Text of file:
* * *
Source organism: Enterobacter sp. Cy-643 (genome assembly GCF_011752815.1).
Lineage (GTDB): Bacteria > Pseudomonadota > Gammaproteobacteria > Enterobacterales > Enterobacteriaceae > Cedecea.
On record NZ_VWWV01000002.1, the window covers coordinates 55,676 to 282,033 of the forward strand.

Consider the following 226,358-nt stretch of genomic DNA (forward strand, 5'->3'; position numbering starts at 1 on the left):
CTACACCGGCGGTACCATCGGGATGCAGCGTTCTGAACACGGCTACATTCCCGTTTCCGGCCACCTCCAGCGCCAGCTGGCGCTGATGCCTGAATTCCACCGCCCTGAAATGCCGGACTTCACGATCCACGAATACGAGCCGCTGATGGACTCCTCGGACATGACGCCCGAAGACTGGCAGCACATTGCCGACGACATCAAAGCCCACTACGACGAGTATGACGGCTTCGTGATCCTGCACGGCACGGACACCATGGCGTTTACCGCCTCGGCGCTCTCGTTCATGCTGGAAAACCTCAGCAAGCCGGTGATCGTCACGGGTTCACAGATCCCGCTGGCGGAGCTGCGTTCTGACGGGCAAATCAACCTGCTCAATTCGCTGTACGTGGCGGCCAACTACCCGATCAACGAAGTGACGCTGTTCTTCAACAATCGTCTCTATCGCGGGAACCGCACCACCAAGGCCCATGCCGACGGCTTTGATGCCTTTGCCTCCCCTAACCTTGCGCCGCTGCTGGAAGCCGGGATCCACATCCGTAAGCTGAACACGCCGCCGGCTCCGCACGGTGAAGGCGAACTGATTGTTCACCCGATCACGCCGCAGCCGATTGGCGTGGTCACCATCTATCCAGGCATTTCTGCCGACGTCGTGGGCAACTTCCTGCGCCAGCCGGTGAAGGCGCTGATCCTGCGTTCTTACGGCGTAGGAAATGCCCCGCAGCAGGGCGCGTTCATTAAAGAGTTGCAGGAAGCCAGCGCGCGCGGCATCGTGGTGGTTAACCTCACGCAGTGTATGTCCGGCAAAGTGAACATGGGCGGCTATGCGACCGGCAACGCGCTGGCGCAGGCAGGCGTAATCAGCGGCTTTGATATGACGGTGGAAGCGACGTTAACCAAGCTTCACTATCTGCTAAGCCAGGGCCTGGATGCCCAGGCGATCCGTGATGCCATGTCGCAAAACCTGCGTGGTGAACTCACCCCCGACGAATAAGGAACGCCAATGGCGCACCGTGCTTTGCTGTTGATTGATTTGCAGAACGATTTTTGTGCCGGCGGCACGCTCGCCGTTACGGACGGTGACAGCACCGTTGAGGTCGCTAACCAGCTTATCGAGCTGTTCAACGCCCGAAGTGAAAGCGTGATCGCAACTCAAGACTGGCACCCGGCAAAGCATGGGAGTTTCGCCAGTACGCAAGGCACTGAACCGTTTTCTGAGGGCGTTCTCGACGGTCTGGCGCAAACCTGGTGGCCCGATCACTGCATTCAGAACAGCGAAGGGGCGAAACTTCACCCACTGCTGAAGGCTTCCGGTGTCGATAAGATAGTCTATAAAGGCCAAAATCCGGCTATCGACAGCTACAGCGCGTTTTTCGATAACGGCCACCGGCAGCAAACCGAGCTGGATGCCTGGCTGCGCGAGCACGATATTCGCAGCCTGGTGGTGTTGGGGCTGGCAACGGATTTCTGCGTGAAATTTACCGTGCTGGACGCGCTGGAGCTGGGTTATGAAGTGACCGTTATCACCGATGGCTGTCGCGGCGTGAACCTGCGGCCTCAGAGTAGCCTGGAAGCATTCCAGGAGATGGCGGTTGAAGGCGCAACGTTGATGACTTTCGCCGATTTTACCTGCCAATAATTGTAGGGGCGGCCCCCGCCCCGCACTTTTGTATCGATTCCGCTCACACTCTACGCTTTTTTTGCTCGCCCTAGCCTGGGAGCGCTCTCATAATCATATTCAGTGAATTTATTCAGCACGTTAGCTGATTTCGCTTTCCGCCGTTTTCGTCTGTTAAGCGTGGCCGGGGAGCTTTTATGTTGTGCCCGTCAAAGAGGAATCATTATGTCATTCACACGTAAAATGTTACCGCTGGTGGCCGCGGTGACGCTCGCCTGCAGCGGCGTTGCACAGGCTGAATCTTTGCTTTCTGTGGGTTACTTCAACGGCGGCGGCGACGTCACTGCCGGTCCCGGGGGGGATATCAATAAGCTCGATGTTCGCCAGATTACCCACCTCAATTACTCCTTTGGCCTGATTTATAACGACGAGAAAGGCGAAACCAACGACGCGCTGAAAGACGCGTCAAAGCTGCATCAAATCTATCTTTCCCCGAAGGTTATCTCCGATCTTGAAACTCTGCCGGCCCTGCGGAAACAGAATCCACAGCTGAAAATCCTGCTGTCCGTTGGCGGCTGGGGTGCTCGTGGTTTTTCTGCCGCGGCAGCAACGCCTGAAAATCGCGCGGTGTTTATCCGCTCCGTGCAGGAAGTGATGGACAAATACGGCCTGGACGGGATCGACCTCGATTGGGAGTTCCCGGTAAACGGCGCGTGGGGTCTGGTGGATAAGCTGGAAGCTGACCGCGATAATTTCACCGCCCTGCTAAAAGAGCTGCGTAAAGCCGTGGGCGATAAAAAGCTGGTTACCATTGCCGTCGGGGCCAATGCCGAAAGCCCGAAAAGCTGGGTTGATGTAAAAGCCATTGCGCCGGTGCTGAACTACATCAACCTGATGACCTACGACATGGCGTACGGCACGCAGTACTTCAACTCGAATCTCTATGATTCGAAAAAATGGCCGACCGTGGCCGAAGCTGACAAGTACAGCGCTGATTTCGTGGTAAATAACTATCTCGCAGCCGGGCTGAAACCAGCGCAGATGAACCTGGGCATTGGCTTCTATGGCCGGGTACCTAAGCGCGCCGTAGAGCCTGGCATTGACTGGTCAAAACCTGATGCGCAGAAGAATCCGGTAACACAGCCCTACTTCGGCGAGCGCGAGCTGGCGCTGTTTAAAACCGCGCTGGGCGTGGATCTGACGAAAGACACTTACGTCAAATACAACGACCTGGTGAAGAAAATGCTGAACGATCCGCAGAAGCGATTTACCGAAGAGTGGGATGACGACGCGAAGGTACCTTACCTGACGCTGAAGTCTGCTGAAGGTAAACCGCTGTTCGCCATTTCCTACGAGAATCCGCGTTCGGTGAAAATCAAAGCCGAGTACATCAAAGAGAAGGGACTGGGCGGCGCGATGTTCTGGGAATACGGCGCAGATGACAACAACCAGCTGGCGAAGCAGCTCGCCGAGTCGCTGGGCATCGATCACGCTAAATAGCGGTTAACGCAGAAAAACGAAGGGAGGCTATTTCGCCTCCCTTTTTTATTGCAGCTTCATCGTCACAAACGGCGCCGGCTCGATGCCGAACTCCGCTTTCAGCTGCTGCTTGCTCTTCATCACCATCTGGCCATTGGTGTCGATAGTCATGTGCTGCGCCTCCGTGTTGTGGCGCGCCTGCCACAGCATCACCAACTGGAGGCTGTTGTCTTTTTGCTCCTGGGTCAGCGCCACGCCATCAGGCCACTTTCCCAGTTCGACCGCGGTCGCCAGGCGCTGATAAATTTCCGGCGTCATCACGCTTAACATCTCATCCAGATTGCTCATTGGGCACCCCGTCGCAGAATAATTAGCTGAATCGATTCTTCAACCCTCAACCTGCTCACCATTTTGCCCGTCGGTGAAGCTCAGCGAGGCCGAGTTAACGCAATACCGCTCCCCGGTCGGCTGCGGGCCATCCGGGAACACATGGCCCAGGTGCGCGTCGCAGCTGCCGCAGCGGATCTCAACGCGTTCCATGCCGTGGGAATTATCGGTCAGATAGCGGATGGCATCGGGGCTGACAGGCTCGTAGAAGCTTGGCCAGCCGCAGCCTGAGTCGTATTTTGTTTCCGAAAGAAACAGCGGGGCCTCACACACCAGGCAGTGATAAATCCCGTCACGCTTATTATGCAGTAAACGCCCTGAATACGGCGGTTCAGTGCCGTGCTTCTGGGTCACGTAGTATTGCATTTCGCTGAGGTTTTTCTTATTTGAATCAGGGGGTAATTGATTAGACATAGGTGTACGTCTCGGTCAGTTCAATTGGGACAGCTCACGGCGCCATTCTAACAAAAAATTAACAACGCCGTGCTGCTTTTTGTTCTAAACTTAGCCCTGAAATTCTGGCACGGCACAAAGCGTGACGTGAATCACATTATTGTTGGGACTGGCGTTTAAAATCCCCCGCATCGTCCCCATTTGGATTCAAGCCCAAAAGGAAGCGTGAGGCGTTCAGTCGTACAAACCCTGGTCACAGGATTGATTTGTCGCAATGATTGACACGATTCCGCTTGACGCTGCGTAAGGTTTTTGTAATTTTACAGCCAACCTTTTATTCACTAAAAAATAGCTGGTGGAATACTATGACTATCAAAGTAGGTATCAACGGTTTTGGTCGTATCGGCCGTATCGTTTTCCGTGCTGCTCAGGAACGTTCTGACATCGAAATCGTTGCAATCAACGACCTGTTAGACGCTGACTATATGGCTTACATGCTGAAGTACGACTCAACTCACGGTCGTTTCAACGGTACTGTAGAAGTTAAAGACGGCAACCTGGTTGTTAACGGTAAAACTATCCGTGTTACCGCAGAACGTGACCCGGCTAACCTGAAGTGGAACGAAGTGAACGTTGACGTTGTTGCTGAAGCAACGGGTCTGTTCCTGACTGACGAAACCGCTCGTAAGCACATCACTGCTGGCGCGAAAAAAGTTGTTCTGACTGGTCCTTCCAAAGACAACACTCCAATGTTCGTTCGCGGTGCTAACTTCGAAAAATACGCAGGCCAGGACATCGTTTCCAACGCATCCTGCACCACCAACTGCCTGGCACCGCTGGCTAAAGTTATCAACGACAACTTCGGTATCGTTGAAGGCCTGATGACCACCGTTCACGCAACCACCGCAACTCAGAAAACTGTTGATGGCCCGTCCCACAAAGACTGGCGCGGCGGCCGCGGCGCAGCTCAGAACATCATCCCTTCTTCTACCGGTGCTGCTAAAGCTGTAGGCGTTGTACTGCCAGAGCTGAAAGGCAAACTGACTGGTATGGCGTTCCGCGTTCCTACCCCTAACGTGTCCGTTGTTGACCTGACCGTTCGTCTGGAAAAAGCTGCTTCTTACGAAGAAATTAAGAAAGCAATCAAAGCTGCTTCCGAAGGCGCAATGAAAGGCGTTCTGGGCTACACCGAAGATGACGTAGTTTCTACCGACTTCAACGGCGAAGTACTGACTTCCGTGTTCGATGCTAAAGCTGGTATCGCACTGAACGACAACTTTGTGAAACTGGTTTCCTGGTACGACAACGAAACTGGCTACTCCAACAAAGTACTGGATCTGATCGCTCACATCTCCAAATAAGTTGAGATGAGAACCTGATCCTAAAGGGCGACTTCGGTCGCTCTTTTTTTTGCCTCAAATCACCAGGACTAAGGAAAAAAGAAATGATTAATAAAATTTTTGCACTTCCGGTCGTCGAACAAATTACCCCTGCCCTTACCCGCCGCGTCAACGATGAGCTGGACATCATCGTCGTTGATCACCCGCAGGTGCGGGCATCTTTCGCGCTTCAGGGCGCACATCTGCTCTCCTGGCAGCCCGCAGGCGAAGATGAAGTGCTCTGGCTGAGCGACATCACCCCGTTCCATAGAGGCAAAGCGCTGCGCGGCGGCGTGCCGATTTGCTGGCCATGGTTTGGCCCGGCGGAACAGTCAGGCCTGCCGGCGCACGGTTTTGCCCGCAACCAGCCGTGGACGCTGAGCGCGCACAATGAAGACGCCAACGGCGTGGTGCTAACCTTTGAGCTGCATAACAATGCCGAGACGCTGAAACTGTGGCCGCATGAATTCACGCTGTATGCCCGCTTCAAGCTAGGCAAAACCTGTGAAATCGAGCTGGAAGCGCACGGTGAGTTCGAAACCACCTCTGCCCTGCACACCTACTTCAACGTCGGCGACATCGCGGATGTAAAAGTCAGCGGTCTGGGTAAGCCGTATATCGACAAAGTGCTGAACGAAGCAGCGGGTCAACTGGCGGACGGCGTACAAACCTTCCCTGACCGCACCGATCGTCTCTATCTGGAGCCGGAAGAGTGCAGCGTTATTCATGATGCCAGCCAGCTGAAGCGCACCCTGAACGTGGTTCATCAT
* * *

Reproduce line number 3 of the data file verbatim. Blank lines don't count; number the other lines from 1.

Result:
On record NZ_VWWV01000002.1, the window covers coordinates 55,676 to 282,033 of the forward strand.